Figure 16 shows the stress–strain relationship at six well locations in the study area. Groundwater level drops define the stresses, and the ground displacements represent the vertical deformation of the aquifer system. The stress–strain trajectories during the period are similar in most of the wells. The Ske values of each well site obtained using the slope of the trendline for each well are shown in Table 7. Ske values vary from 3 × 10−6 at well 10 to 2.1 × 10−4 at well 4.
If the aquifer system is not stressed exceeding its preconsolidation stress, the Ske values are quite stable and independent of the considered time interval. The Ske computed values can be applied to estimate groundwater levels at well locations during the desired SAR acquisition time interval and compared with observed groundwater level values [3].

3.6. Suggestions

One of the complex issues that will arise with population growth in the future is the management of water resources in order to meet the demands and reduce the damage caused by the excessive extraction of groundwater.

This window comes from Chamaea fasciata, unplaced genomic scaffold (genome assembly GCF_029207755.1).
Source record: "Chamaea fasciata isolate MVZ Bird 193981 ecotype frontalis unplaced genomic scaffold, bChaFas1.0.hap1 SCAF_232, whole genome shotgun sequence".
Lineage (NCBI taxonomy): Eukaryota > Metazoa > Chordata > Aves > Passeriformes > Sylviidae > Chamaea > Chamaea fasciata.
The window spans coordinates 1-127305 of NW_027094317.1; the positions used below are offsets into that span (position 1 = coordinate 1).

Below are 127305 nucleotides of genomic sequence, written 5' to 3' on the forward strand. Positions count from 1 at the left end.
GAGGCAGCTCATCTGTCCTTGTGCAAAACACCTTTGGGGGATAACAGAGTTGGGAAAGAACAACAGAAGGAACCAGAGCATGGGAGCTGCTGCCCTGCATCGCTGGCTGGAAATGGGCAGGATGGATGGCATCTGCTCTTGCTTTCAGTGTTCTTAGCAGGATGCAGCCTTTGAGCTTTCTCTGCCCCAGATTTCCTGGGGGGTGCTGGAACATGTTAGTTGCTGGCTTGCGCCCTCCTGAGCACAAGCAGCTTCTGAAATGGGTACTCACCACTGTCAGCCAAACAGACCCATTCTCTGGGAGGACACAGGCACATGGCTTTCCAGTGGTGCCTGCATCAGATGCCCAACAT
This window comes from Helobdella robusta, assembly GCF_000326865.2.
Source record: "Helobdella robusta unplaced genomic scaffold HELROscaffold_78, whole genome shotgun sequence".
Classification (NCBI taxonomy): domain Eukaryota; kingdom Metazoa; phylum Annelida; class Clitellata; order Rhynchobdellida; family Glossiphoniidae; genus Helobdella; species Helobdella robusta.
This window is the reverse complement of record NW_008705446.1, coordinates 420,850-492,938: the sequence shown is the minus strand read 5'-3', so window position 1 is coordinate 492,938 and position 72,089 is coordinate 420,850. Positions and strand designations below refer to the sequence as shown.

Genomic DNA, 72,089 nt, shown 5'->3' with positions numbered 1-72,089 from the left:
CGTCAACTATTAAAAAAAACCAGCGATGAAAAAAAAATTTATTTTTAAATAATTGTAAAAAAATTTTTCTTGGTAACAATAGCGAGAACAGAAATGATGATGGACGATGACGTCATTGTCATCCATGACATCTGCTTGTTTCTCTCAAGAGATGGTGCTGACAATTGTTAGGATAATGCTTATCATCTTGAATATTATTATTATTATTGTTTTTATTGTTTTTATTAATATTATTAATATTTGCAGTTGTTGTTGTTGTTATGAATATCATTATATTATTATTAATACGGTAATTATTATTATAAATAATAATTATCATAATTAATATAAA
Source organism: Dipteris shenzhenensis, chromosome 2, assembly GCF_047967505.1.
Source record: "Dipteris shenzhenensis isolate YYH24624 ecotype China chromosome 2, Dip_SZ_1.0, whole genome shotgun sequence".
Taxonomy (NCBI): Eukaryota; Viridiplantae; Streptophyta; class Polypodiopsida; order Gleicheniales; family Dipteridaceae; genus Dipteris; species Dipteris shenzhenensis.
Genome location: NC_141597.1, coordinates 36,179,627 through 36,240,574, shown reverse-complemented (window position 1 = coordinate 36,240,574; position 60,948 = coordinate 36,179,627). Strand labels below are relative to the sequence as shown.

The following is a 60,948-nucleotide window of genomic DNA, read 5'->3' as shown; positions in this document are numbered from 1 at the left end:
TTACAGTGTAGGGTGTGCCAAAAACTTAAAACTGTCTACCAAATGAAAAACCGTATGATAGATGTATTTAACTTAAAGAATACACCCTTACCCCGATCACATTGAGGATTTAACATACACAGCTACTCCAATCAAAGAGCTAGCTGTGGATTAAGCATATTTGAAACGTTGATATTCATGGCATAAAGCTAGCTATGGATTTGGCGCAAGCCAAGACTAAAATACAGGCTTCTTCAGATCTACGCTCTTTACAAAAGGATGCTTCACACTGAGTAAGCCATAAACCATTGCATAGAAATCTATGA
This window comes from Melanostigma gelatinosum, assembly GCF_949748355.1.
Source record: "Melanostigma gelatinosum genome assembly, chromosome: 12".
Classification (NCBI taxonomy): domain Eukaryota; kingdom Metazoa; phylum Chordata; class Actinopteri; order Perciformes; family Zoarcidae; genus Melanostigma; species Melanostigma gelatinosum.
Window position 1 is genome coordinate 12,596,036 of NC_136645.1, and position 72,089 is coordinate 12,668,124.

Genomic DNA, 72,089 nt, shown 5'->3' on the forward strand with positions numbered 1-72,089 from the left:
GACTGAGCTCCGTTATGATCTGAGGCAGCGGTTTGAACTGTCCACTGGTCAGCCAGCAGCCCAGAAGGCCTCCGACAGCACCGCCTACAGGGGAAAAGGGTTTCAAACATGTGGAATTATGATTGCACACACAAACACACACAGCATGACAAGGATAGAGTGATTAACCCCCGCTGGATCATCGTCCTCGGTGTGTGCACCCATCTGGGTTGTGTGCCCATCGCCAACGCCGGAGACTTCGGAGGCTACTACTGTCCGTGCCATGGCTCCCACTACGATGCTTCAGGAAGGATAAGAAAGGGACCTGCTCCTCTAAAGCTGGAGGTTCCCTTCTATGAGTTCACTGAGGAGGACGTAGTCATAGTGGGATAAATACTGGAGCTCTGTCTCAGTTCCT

Various factors have an impact on groundwater level drop [65], which can be controlled by proper management. First and foremost, one crucial step is increasing public awareness and attracting public participation [66] and implementing operational strategies. Water resources can be used optimally and these valuable resources can be protected. In order to manage the groundwater drop, several steps can be taken, some of which are addressed in this section.

3.6.1. Aquifer Conservation

The first action is the protection of groundwater aquifers. This is an important step to reduce the rate of groundwater depletion. There are several steps that can be taken to achieve this aim: